Top Stories

July 14, 2015


Led by Starbucks, corporate coalition announces effort to hire 100,000 young people

Spearheaded by Starbucks and its chief executive, Howard Schultz, nearly 20 big American corporations have unveiled a plan to find jobs for 100,000 unemployed young people in the US over the next three years. The “100,000 opportunities initiative” aims to hire 100,000 16- to 24-year-olds “who face systemic barriers to jobs and education” by 2018. It will kick off in August, at a job fair in Chicago. Starbucks is joined by 16 companies including Alaska Airlines, CVS Health, Hilton, Microsoft, Taco Bell, Target and Walmart. The announcement comes on the heels of Starbucks’s own recent “opportunity youth” commitment to hiring 10,000 16- to 24-year-olds over the next three years – a small crack at the 5.6 million youths who have dropped out of school and who are without jobs in the US. (Fast Company; New York Times)


UK government to set out plans to tackle gender pay gap

The UK government is to press ahead with plans to force large firms to disclose data on the gender pay gap among staff, with a consultation to begin on Tuesday. UK Prime Minister David Cameron will say the move will “pressure” firms into boosting women’s wages, as he vows to eliminate the gender pay gap “within a generation”. In November last year, Office for National Statistics figures suggested that the gender pay gap was at its narrowest since comparative records began in 1997. The difference was 9.4% in April compared with 10% a year earlier. Anne Francke, of the Chartered Management Institute, told the BBC the attempt to eliminate the pay gap was a “great, bold step” but warned that specific targets, not a blanket target, were needed. (BBC)

Green Building

Report: green building era hits China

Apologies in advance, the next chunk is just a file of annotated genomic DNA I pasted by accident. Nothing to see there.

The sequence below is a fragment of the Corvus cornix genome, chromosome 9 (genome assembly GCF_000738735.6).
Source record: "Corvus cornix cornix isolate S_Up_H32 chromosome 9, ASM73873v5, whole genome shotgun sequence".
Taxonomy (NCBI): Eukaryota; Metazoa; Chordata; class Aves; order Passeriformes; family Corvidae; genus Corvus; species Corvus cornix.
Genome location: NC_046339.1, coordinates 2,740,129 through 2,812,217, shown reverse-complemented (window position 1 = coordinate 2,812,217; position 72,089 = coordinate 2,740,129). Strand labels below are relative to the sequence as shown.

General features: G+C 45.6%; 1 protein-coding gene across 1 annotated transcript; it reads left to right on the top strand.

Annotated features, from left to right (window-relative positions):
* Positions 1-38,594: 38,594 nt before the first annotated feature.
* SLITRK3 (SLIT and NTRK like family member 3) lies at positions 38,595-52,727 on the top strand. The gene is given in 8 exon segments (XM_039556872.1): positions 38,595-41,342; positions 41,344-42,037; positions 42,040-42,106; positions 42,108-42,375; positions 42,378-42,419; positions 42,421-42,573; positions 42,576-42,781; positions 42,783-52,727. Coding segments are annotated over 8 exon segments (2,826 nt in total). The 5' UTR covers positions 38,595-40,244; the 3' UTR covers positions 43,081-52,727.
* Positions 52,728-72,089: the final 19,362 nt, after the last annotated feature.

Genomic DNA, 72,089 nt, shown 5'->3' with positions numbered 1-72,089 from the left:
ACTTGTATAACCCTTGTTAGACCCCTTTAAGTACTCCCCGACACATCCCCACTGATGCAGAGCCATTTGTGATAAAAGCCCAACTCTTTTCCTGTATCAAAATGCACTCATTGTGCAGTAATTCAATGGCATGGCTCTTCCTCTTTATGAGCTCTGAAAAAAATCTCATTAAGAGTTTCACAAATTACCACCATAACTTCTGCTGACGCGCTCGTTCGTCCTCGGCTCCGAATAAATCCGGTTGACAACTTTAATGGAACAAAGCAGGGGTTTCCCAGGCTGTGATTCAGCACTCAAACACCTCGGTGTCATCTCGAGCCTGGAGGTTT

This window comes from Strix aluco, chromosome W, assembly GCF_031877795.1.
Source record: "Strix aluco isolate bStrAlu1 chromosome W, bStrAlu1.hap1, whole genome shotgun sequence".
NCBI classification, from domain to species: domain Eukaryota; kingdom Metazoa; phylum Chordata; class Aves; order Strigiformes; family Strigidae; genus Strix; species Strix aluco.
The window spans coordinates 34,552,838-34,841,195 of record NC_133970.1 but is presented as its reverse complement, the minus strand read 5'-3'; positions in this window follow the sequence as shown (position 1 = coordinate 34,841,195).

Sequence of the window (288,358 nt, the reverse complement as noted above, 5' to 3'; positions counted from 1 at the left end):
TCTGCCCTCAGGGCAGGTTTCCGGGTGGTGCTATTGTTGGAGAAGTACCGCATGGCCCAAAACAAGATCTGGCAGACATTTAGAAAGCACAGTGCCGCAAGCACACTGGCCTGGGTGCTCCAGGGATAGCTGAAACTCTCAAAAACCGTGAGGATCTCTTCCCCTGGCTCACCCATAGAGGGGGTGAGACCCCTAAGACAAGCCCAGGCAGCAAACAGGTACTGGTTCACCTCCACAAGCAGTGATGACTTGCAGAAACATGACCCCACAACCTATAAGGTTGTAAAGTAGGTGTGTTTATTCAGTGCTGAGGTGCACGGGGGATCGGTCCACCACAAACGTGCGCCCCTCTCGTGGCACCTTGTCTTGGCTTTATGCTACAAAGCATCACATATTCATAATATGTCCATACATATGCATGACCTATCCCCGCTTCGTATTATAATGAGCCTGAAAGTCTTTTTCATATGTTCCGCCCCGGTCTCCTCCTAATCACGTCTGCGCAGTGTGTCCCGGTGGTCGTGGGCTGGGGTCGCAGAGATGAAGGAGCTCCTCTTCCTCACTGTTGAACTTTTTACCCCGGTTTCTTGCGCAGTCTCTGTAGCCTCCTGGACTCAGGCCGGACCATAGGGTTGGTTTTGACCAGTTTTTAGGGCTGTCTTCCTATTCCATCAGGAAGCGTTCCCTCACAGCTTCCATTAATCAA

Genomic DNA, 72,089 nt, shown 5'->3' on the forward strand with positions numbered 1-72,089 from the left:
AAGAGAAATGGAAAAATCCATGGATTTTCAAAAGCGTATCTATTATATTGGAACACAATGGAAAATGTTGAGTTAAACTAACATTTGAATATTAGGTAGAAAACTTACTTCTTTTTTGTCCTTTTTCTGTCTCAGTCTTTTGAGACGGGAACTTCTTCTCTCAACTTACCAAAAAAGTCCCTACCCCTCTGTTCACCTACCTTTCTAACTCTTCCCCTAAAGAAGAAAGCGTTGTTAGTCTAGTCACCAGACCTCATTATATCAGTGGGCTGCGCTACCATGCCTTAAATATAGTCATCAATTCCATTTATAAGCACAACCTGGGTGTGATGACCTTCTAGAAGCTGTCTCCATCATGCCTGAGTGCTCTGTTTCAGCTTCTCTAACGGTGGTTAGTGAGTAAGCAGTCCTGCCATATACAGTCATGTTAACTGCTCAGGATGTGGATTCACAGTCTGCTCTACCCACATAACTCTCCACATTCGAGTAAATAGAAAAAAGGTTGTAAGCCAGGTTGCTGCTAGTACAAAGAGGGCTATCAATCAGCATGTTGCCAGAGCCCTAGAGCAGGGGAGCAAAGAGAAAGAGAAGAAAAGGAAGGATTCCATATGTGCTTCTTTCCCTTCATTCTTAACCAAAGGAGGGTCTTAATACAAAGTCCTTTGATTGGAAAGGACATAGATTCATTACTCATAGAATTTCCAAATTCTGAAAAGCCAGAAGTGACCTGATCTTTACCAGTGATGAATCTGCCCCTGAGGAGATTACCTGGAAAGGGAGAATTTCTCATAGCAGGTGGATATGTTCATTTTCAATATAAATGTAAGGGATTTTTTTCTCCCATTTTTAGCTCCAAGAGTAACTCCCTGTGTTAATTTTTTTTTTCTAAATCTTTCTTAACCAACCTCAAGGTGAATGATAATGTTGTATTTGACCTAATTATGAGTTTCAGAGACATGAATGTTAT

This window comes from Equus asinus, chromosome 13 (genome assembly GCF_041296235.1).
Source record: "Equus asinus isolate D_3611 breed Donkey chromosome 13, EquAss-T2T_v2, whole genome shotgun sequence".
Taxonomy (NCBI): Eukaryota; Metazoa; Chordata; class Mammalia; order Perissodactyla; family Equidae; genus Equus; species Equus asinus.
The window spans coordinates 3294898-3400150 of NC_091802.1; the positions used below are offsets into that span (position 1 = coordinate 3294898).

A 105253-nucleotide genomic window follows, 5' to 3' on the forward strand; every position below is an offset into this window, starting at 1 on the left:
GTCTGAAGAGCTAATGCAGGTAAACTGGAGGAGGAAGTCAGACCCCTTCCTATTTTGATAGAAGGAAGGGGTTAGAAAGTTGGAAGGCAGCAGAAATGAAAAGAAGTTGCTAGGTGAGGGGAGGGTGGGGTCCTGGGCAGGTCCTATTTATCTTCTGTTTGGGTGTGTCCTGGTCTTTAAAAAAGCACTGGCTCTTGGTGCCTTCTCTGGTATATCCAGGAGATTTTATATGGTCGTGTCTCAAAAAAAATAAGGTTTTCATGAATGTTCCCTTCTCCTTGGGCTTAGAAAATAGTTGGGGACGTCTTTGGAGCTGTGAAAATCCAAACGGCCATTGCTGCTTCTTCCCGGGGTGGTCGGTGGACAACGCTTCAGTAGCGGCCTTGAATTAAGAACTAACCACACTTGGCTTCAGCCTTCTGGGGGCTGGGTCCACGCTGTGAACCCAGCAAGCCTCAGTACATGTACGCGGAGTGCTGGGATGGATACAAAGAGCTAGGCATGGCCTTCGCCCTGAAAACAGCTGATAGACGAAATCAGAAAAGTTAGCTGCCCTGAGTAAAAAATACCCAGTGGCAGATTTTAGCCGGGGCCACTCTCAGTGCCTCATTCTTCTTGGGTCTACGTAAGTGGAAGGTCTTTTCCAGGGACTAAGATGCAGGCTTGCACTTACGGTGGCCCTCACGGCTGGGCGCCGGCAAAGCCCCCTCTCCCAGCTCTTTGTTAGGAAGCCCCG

China’s green building industry is exploding, with green building space growing 154 times since 2008 and taking the lead from the US in terms of gross floor area, according to a new research report from global real estate services company CBRE. The New Era of Green Buildings in China found that as of January 2015, China had 2,538 projects with the country’s Green Building Evaluation Standard certification, as well as 627 LEED-certified projects. While China began relatively late in the green building space, the report says the size of the Chinese construction industry (the largest in the world) means there is significant room for growth. With increasing concern over environmental issues a strong pressure point, and a government commitment to reform the economy, further strong green building action is expected. (Eco-Business)

Climate Change

UK Foreign Office: Climate change threat must be handled like nuclear proliferation

Climate change should be treated with the same gravity as the threat of nuclear war, a major new report commissioned by the UK Foreign Office has warned. The report, Climate change: A risk assessment, warns policy-makers of the catastrophic effects of the worst-case scenarios of climate change. The report was produced by the Centre for Science and Policy (CSaP) at the University of Cambridge. The report authors, led by UK climate envoy Sir David King, said the systemic risks of climate change included spiralling crop failures leading to a tripling of food prices and widespread shortages. Extreme water stress and competition for productive land could also become a source of conflict, warned the report, while migration could start to take place on a “historically unprecedented scale”. (Edie)

Renewable Energy

Wind power generates 140% of Denmark’s electricity demand

On Thursday last week, so much power was produced by Denmark’s wind farms that the country was able to meet its domestic electricity demand and export power to Norway, Germany and Sweden. “It shows that a world powered 100% by renewable energy is no fantasy,” said Oliver Joy, a spokesman for trade body the European Wind Energy Association. “Wind energy and renewables can be a solution to decarbonisation – and also security of supply at times of high demand.” The figures emerged on the website of the Danish transmission systems operator,, which provides a minute-by-minute account of renewable power in the national grid. A surge in windfarm installations means Denmark could be producing half of its electricity from renewable sources well before a target date of 2020. (The Guardian)


Image source: Girl Making Espresso by Petteri Sulonen / CC BY 2.0